Blockade of both NMDA and non-NMDA receptors is required for optimal protection against ischemic neuronal degeneration in the in vivo adult mammalian retina

Judith L. Mosinger, Madelon T. Price, Hui Y. Bai, Hong Xiao, David F. Wozniak, John W. Olney

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147 Scopus citations

Abstract

Under ischemic conditions, the excitatory amino acids (EAA), glutamate and aspartate, accumulate in the extracellular compartment of brain and, by excessive stimulation of EAA receptors, trigger excitotoxic degeneration of CNS neurons. Since glutamate and aspartate exert excitotoxic activity through both of the generally recognized classes of EAA receptors [ [N-methyl-d-aspartate (NMDA) and non-NMDA], it follows that both receptor classes may play a role in ischemic neuronal degeneration. Although several laboratories have reported that NMDA receptor antagonists confer protection in vivo against ischemic neuronal degeneration, very little is known about the ability of non-NMDA antagonists to confer such protection, a major reason being that non-NMDA antagonists that penetrate blood-brain barriers have not been available. In the present study, we examined the ability of NMDA or non-NMDA antagonists, either individually or in combination, to prevent neuronal degeneration in vivo in the adult rat retina rendered ischemic by dye/photothrombotic occlusion of retinal blood vessels. In this model, delivery of drugs to the ischemic tissue is assured by intravitreal administration. Intravitreal administration of the NMDA antagonist, MK-801, reduced the severity of ischemic damage approximately 50% (a ceiling effect that could not be increased by administering higher doses). The predominantly non-NMDA antagonist, CNQX, when administered in the highest dose permitted by its solubility limitations, provided equivocal (statistically nonsignificant) protection, but the two drugs combined provided >80% protection. Kynurenic acid and 7-chloro-kynurenic acid, each of which is a broad spectrum antagonist that blocks both NMDA and non-NMDA receptors, dose-dependently reduced the severity of ischemic damage in the rat retina with the maximum protective effect for either drug being >90%. Since many neurons throughout the CNS, like retinal neurons, are probably endowed with both NMDA and non-NMDA receptors, we propose that for optimal protection against neuronal degeneration in conditions such as stroke, simultaneous blockade of both receptor classes may be necessary.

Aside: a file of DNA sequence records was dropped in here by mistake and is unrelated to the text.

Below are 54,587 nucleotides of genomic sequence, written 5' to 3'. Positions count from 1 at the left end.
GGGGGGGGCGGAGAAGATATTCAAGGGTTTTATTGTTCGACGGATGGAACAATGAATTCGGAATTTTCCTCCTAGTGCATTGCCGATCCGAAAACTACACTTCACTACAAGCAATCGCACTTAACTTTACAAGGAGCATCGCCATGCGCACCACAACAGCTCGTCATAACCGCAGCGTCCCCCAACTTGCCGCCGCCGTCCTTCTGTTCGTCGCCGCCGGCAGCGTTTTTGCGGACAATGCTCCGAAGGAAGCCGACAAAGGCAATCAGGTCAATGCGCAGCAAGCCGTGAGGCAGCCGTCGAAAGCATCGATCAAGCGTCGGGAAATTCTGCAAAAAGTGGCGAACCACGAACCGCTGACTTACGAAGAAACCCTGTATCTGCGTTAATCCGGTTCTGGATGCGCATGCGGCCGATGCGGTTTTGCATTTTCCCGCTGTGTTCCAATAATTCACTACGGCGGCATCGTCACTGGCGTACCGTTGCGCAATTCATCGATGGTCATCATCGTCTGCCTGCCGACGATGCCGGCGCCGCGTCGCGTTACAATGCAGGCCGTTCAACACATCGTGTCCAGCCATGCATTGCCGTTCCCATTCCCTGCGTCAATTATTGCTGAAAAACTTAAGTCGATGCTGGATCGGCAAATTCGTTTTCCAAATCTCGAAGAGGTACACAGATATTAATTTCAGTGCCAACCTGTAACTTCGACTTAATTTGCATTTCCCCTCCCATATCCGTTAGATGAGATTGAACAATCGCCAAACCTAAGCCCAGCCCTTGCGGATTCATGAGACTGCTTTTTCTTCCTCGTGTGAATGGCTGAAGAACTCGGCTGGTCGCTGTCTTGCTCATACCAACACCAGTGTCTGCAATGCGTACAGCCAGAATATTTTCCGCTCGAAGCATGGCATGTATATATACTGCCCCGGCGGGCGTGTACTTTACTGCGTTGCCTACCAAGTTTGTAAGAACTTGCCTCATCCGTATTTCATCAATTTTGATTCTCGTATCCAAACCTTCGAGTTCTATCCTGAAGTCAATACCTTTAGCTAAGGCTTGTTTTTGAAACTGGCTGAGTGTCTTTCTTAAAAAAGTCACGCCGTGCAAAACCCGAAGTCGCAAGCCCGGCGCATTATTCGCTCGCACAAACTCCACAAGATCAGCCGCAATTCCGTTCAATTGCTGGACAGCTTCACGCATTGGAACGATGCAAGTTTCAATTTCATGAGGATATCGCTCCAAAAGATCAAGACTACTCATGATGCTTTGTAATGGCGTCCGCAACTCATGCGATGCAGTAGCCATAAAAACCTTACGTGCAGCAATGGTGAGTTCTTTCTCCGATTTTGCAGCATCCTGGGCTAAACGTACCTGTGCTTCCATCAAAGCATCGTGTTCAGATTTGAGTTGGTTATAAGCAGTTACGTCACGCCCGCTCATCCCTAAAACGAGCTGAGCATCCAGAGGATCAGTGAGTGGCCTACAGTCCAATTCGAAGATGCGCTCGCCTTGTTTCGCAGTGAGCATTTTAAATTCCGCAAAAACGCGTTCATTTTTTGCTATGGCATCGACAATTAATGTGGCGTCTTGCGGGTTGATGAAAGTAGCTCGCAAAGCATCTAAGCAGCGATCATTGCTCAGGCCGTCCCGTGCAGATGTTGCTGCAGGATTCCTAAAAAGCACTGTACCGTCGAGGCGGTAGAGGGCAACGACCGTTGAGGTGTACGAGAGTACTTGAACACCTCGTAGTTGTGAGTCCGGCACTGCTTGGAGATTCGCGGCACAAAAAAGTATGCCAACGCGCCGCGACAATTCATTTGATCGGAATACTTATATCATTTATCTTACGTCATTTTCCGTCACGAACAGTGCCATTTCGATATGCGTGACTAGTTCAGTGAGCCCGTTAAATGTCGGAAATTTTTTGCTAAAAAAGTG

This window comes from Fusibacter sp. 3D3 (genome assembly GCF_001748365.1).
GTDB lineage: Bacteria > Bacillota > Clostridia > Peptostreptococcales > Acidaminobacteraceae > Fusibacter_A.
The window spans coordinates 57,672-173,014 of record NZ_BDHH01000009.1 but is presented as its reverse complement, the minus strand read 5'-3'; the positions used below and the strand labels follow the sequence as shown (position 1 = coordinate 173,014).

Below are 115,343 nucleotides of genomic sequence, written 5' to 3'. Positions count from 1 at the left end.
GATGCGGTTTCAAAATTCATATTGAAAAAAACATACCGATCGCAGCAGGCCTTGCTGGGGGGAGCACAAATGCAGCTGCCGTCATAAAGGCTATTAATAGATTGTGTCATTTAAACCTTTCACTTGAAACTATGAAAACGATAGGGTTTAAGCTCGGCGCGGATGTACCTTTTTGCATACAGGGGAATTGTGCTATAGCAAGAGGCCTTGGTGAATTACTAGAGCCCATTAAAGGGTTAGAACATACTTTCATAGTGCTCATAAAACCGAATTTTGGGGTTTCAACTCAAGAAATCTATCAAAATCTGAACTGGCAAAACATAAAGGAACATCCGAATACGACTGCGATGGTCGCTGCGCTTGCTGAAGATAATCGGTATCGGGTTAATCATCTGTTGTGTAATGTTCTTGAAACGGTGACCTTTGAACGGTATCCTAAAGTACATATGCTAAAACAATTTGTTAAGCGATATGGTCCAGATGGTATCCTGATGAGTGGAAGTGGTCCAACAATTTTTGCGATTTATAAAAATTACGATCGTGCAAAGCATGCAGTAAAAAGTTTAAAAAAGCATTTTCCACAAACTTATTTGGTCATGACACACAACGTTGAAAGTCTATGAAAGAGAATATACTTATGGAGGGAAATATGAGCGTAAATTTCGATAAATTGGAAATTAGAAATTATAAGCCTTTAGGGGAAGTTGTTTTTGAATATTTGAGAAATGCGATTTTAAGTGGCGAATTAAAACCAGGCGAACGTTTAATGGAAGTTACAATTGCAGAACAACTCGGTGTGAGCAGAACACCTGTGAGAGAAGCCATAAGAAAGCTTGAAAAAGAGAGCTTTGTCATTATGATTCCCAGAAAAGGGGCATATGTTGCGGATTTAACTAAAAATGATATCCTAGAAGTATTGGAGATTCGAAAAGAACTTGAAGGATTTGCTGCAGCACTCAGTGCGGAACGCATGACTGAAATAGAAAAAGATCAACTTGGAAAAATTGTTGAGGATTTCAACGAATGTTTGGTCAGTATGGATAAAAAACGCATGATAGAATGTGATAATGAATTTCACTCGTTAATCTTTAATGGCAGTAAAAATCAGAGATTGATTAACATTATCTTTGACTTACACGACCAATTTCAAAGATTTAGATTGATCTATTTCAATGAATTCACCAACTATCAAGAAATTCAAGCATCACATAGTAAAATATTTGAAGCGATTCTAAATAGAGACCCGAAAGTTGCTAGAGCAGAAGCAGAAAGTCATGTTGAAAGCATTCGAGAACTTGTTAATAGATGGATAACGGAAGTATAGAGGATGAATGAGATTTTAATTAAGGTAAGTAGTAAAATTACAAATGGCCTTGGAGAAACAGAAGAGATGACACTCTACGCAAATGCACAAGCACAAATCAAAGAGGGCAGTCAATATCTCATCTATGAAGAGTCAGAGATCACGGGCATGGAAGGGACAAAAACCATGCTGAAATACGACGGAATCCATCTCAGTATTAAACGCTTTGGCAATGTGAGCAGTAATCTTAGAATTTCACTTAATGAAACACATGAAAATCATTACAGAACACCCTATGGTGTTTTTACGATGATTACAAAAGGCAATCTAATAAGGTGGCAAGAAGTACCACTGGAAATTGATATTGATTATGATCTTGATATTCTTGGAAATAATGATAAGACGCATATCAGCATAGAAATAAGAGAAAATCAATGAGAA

Original languageEnglish
Pages (from-to)10-17
Number of pages8
JournalExperimental Neurology
Volume113
Issue number1
DOIs
StatePublished - Jul 1991

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